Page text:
When I saw this book in Blackwell’s Oxford shop during a May 2019 visit, I knew I had to buy it even though I wished I hadn’t seen it. For a number of years, I have been working off and on around themes of memory and forgetting, beginning in the 1990s with a critique of moralising theories of individual learning which ignore unlearning (http://www.selectedworks.co.uk/unlearning.html ) and extending, more recently, into criticism of the emphasis which states place on collective memory and remembrance - there is a recent example of my writing here:
I’ve read David Rieff’s short book twice. It’s excellent, I can’t find anything really to disagree with, and I have a note of half a dozen books I ought to read as follow-up (it’s a pity the book has no Bibliography - I had to create one on the inside cover as I went along).
Rieff is not only very widely read, he has practical experience as a journalist of conflicts kept alive by so-called collective memories and he turns this experience to good account. He writes well, though sometimes in sentences sufficiently long and complex for me to lose track and have to start again.
Individual memories are extinguished with the death of their bearer. Before then, they have been subject to continuous mental processing and re-processing - things are forgotten completely, details fade, mis-rememberings intrude, sequences are jumbled. These truths apply both to what psychologists call episodic memories - usually, things which we can recall visually - and semantic memories, things which are organised into narratives of events which we believe we experienced first-hand. There is also a category of procedural memory - remembering how to ride a bike, and so on - which can be remarkably enduring. See Jonathan K Foster, Memory (2009) for these distinctions.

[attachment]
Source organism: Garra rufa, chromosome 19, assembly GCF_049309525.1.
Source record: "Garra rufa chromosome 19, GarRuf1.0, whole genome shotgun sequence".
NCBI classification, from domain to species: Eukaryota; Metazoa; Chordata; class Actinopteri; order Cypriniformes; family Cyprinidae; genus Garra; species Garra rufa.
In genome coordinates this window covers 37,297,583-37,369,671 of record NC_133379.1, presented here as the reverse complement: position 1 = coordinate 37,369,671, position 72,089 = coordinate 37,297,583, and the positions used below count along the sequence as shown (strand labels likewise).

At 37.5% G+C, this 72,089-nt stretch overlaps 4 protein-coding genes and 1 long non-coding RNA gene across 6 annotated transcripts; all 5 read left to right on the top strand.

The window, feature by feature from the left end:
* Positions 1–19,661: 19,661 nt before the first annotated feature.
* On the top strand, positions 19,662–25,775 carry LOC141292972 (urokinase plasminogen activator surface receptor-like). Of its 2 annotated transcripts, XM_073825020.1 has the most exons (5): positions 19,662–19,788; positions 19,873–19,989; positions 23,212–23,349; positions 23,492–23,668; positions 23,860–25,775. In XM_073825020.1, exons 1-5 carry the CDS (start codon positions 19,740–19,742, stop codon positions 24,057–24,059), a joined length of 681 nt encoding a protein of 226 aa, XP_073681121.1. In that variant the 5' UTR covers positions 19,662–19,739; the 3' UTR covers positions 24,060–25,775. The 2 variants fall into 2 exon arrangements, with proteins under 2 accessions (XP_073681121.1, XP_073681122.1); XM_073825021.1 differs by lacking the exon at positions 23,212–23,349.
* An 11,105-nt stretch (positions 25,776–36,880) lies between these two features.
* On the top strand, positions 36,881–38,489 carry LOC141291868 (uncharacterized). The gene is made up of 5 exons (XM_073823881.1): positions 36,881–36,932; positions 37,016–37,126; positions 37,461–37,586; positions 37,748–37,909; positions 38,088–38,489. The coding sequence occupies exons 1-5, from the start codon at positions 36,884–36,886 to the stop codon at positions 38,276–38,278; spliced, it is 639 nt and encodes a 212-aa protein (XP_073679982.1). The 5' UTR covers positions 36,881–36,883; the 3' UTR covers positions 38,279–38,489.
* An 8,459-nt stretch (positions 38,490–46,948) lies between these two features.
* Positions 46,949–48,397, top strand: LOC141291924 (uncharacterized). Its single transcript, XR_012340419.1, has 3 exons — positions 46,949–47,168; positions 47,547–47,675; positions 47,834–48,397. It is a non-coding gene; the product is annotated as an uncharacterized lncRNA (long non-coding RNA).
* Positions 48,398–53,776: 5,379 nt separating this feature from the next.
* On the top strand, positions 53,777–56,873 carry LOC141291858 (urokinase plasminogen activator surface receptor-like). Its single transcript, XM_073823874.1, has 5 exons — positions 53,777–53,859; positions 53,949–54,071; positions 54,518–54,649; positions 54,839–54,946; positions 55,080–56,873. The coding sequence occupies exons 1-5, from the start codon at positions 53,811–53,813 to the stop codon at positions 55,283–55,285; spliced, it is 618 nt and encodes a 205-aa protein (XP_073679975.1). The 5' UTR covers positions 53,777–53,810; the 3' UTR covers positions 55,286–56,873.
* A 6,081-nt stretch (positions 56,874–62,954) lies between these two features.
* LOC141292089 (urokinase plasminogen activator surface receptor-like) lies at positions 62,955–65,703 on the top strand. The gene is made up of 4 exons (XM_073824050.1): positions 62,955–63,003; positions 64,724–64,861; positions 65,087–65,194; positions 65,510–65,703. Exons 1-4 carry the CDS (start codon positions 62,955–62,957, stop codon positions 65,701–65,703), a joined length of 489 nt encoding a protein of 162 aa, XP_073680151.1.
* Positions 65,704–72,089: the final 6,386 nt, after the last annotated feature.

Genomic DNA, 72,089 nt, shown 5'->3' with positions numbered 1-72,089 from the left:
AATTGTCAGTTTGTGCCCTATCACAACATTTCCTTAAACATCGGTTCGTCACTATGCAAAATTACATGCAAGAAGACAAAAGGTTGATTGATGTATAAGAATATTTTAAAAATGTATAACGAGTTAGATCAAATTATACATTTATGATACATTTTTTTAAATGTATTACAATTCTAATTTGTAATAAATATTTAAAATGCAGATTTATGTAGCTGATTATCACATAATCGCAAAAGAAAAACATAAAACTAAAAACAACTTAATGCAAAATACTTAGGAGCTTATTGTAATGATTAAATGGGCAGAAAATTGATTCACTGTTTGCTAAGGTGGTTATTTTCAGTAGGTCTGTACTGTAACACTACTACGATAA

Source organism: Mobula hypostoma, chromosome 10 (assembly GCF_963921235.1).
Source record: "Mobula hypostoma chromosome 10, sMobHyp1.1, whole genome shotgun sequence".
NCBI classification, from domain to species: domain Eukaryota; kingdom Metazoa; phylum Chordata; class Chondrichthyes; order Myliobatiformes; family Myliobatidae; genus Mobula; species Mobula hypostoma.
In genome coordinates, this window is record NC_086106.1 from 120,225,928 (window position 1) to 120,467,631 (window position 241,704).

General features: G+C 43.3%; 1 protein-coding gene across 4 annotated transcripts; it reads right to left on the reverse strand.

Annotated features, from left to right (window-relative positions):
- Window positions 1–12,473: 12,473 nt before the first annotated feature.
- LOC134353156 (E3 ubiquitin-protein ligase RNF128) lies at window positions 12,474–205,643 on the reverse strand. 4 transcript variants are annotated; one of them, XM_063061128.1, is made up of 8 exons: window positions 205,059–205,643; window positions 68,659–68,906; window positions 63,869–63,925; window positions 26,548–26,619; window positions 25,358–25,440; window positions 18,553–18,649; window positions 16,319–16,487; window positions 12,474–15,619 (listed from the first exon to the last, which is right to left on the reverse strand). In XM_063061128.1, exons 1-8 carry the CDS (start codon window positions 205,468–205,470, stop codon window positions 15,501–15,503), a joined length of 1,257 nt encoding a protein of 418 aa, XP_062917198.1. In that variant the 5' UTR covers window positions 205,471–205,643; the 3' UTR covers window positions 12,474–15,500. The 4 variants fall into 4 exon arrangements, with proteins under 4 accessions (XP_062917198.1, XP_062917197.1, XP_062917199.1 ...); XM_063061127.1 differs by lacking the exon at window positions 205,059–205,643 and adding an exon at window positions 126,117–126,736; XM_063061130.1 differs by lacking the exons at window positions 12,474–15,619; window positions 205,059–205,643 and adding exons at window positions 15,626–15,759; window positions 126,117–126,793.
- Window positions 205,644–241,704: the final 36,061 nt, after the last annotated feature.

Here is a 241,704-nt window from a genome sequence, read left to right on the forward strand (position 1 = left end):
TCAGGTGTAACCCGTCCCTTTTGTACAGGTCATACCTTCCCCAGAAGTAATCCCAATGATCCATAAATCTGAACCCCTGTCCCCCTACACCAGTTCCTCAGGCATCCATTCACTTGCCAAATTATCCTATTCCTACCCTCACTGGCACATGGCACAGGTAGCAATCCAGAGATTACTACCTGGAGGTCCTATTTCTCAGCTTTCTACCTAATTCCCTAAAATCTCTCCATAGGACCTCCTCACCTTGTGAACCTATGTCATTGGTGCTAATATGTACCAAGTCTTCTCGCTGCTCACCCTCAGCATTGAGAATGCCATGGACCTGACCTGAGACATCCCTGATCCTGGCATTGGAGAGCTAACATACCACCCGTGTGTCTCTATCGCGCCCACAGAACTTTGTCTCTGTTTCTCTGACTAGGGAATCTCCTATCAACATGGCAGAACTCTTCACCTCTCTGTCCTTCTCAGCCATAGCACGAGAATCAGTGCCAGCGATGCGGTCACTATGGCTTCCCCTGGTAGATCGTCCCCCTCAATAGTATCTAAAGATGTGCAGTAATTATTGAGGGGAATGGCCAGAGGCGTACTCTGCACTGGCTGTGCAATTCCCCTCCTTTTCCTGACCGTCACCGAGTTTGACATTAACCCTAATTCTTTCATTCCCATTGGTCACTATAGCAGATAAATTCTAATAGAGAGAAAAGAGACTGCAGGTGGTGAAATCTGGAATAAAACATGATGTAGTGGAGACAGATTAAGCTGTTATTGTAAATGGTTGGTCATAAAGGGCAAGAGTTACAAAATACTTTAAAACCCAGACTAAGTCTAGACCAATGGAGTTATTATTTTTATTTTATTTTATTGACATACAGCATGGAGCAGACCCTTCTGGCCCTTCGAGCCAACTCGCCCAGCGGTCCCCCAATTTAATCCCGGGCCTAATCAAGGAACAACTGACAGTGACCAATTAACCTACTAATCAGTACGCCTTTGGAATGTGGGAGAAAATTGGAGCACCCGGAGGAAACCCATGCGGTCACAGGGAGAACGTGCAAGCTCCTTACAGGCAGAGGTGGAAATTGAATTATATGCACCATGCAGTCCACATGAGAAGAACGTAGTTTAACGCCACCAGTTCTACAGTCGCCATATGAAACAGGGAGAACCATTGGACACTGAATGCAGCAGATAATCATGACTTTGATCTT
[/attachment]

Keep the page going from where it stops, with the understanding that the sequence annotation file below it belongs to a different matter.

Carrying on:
Collective memories - or what Rieff calls in his sub-title “historical memory” - are not really memories at all. In my country, there is a widely shared commitment to keeping alive the memory of the Wars - the First and the Second - but the “memory” is actually no more than common knowledge of a very abridged and usually tendentious historical narrative given emotional life by the ceremonies of remembrance in which it is embedded and which are very frequently repeated - once a year for Remembrance Day, and so on, but in reality it's a constant of British political discourse.
David Rieff puts such collective memories under critical investigation and concludes that from the point of view of securing peaceful and prosperous futures, they would often be better forgotten. They are often divisive and they can function to allow avoidance of the current challenges posed by new historical realities. He gives examples, discussed in some detail, and his harshest conclusion is that they are formulas for “unending grievance and vendetta” (page 110). Most of the time, his discussion is much more subtle and nuanced than those words alone might suggest, and this is true of his discussion of Holocaust remembrance which is woven right through the book.
The sublety is most obvious in those passages where Rieff takes his cue from Josef Yerushalmi’s Zakhor: Jewish History and Jewish Memory (1982) and probes the idea that the antonym of “forgetting” is not “remembering” but “justice” (page 91) and expands this by introducing the term “peace”. It is forgetting which often enough enables peace, even without justice, but in contrast the demand to remember links easily to the demand for justice, understood in terms of crimes and punishments. Rieff mobilises some significant examples of historical moments when forgetting has been accepted as a way out from conflict which yields peace even if it does not deliver justice: he references the end of white rule in South Africa, Spain at the time of Franco’s death, Chile in 1990 , the 1995 Dayton accords in Bosnia, and the 1998 Good Friday agreement in Ireland.
I’m writing this on 4 May 2019 when President Trump is in the United Kingdom to boost his re-election chances by meeting the Queen and going to Portsmouth to remember the 75th anniversary (75th? what kind of anniversary is that) of the D-Day landings, historical memory in the service of a man who knows no history.